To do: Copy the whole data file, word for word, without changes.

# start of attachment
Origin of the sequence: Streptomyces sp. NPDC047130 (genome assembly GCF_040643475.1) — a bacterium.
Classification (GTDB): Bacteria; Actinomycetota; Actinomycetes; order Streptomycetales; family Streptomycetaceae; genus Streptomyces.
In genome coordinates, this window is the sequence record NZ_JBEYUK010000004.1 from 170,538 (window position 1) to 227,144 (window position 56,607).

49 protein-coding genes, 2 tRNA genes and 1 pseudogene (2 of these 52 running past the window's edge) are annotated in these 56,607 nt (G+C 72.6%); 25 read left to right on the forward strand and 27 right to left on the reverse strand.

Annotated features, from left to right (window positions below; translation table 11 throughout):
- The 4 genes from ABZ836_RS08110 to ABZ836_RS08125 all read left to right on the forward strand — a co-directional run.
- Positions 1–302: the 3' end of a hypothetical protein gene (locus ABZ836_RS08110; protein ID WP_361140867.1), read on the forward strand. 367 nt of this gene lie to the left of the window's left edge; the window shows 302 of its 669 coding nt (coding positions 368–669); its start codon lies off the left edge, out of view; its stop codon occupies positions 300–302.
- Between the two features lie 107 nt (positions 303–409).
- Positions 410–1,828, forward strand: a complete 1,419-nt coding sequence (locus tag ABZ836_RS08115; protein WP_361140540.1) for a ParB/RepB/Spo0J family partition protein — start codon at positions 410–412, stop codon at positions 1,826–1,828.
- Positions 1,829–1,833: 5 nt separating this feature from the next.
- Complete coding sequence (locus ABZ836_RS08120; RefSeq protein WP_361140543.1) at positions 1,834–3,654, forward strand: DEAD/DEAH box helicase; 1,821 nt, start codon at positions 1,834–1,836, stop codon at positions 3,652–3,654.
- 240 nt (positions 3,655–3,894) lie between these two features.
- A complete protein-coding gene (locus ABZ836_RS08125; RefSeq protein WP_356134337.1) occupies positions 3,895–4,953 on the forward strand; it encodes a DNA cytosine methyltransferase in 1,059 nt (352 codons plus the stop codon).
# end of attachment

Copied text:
Origin of the sequence: Streptomyces sp. NPDC047130 (genome assembly GCF_040643475.1) — a bacterium.
Classification (GTDB): Bacteria; Actinomycetota; Actinomycetes; order Streptomycetales; family Streptomycetaceae; genus Streptomyces.
In genome coordinates, this window is the sequence record NZ_JBEYUK010000004.1 from 170,538 (window position 1) to 227,144 (window position 56,607).

49 protein-coding genes, 2 tRNA genes and 1 pseudogene (2 of these 52 running past the window's edge) are annotated in these 56,607 nt (G+C 72.6%); 25 read left to right on the forward strand and 27 right to left on the reverse strand.

Annotated features, from left to right (window positions below; translation table 11 throughout):
- The 4 genes from ABZ836_RS08110 to ABZ836_RS08125 all read left to right on the forward strand — a co-directional run.
- Positions 1–302: the 3' end of a hypothetical protein gene (locus ABZ836_RS08110; protein ID WP_361140867.1), read on the forward strand. 367 nt of this gene lie to the left of the window's left edge; the window shows 302 of its 669 coding nt (coding positions 368–669); its start codon lies off the left edge, out of view; its stop codon occupies positions 300–302.
- Between the two features lie 107 nt (positions 303–409).
- Positions 410–1,828, forward strand: a complete 1,419-nt coding sequence (locus tag ABZ836_RS08115; protein WP_361140540.1) for a ParB/RepB/Spo0J family partition protein — start codon at positions 410–412, stop codon at positions 1,826–1,828.
- Positions 1,829–1,833: 5 nt separating this feature from the next.
- Complete coding sequence (locus ABZ836_RS08120; RefSeq protein WP_361140543.1) at positions 1,834–3,654, forward strand: DEAD/DEAH box helicase; 1,821 nt, start codon at positions 1,834–1,836, stop codon at positions 3,652–3,654.
- 240 nt (positions 3,655–3,894) lie between these two features.
- A complete protein-coding gene (locus ABZ836_RS08125; RefSeq protein WP_356134337.1) occupies positions 3,895–4,953 on the forward strand; it encodes a DNA cytosine methyltransferase in 1,059 nt (352 codons plus the stop codon).